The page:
IATA says borders may not reopen until Oct

Calls on govts to provide alternative forms of support and stimulus for aviation sector


AFP March 18, 2021

LONDON:

Global airline industry body IATA called on governments to provide alternative forms of support and stimulus for the aviation sector as it warned that borders may not fully open until October.

The deepening nature of the crisis for airlines was highlighted by IATA’s plans to delay its annual meeting from June to October because it does not expect borders to have properly re-opened to allow such a gathering by late June.

Many European airlines have said they need a summer holiday season if they are to survive after almost a year of Covid-19 restrictions which have stopped travel.

IATA Director General Alexandre de Juniac said that governments had already provided $225 billion to help airlines, through direct aid, wage subsidies, tax relief and loans, but warned more was needed. “I urge governments to consider stimulus measures,” he told reporters on Wednesday.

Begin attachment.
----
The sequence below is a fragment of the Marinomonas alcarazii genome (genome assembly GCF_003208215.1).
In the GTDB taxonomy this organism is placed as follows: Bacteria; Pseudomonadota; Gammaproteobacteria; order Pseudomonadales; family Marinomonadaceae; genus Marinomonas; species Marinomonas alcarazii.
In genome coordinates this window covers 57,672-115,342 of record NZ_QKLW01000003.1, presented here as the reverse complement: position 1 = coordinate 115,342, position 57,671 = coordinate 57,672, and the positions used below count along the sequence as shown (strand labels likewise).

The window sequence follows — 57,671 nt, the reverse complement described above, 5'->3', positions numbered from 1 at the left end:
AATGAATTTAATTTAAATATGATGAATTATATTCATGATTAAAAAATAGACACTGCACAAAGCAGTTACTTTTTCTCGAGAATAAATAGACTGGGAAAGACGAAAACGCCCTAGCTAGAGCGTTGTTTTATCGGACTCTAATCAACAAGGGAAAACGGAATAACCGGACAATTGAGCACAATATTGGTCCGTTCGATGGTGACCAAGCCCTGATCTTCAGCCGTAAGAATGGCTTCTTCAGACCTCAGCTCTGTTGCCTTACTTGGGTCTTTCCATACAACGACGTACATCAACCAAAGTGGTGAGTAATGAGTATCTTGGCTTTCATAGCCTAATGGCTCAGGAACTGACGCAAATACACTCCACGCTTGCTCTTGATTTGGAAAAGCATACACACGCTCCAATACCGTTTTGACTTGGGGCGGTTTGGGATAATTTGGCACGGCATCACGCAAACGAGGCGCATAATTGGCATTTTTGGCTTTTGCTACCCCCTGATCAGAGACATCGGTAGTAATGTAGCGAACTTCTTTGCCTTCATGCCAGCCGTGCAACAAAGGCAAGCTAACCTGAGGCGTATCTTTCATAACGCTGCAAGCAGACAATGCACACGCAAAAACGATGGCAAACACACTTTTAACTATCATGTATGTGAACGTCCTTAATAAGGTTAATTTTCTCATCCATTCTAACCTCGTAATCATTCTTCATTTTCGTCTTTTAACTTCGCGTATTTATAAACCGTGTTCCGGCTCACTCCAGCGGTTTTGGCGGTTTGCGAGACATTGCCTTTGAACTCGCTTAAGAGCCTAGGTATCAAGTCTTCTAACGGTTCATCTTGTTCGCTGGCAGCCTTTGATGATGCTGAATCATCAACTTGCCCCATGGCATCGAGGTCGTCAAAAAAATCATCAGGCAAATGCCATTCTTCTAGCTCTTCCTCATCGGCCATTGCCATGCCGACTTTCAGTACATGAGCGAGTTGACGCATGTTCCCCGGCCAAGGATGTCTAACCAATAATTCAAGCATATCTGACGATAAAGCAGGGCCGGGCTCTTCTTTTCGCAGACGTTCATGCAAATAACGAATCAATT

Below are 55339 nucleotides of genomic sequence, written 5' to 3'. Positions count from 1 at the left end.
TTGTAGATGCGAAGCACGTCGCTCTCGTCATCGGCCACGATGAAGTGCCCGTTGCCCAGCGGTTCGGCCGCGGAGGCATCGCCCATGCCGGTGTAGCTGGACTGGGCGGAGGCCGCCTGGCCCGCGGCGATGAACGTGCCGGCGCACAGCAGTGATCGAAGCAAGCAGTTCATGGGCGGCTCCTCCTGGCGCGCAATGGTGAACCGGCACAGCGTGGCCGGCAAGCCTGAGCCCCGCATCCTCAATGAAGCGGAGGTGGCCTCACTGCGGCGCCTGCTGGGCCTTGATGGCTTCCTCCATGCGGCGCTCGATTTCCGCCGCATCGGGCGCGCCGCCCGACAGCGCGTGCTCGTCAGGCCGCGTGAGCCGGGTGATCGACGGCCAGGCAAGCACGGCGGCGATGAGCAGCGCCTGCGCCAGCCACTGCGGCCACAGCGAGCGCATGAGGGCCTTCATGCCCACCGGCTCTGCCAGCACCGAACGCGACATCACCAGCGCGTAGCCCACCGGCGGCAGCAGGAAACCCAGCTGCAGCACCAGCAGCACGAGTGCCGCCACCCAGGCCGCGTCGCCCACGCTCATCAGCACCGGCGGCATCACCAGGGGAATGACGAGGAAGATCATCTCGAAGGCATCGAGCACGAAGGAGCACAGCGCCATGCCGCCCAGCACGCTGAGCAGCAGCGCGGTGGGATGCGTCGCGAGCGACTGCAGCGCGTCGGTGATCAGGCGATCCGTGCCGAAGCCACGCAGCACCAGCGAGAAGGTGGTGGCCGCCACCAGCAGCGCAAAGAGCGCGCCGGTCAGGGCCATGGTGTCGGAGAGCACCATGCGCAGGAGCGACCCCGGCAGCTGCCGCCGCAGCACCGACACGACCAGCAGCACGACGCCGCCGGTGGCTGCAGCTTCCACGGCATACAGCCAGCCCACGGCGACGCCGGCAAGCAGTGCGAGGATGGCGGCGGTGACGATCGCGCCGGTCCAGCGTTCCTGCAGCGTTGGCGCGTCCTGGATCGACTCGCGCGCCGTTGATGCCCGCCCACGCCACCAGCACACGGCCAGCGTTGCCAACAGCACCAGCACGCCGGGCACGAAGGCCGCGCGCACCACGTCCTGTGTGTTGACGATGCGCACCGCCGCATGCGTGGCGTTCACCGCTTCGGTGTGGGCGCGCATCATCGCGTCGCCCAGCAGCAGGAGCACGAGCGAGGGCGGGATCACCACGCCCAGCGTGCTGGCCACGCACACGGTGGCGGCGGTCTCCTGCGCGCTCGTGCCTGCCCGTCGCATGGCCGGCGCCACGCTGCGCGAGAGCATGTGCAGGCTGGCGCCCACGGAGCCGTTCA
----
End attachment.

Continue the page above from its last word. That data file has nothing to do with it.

De Juniac said airlines did not need more debt and one way for government to provide support would be to subsidise tickets to help the sector. But any government subsidies for airlines would likely spark a negative reaction from environmentalists.

Aviation accounts for 2% of global carbon emissions and campaigners are calling for the reduction in flying due to Covid-19 to be permanent.

“The new normal is going to mean less flying, especially corporate travel, and the industry must adjust,” said Andrew Murphy from Brussels-based green campaign group Transport & Environment. “Public funds should be channelled into developing cleaner fuels and new plane designs, not subsidising what’s still the most carbon-intensive form of travel.”

Published in The Express Tribune, March 18th, 2021.

Like Business on Facebook, follow @TribuneBiz on Twitter to stay informed and join in the conversation.

COMMENTS

Replying to X

Comments are moderated and generally will be posted if they are on-topic and not abusive.

For more information, please see our Comments FAQ

E-Publications

Most Read